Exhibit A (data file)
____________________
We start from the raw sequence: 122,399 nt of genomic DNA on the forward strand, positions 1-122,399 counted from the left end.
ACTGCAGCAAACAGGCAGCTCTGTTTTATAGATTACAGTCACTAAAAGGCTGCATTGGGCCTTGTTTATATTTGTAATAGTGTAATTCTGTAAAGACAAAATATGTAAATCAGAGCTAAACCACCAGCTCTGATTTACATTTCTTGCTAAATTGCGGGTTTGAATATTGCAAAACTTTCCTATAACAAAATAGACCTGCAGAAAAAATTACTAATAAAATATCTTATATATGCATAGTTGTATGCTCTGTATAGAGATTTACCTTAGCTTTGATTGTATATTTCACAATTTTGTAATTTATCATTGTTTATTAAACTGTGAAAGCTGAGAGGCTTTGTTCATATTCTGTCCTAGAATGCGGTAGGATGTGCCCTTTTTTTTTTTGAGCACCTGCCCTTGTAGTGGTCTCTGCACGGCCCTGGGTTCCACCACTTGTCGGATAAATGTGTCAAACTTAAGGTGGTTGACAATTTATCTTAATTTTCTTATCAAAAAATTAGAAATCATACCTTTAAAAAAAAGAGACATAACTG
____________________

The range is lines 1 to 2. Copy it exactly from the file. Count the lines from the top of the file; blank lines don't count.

We start from the raw sequence: 122,399 nt of genomic DNA on the forward strand, positions 1-122,399 counted from the left end.
ACTGCAGCAAACAGGCAGCTCTGTTTTATAGATTACAGTCACTAAAAGGCTGCATTGGGCCTTGTTTATATTTGTAATAGTGTAATTCTGTAAAGACAAAATATGTAAATCAGAGCTAAACCACCAGCTCTGATTTACATTTCTTGCTAAATTGCGGGTTTGAATATTGCAAAACTTTCCTATAACAAAATAGACCTGCAGAAAAAATTACTAATAAAATATCTTATATATGCATAGTTGTATGCTCTGTATAGAGATTTACCTTAGCTTTGATTGTATATTTCACAATTTTGTAATTTATCATTGTTTATTAAACTGTGAAAGCTGAGAGGCTTTGTTCATATTCTGTCCTAGAATGCGGTAGGATGTGCCCTTTTTTTTTTTGAGCACCTGCCCTTGTAGTGGTCTCTGCACGGCCCTGGGTTCCACCACTTGTCGGATAAATGTGTCAAACTTAAGGTGGTTGACAATTTATCTTAATTTTCTTATCAAAAAATTAGAAATCATACCTTTAAAAAAAAGAGACATAACTG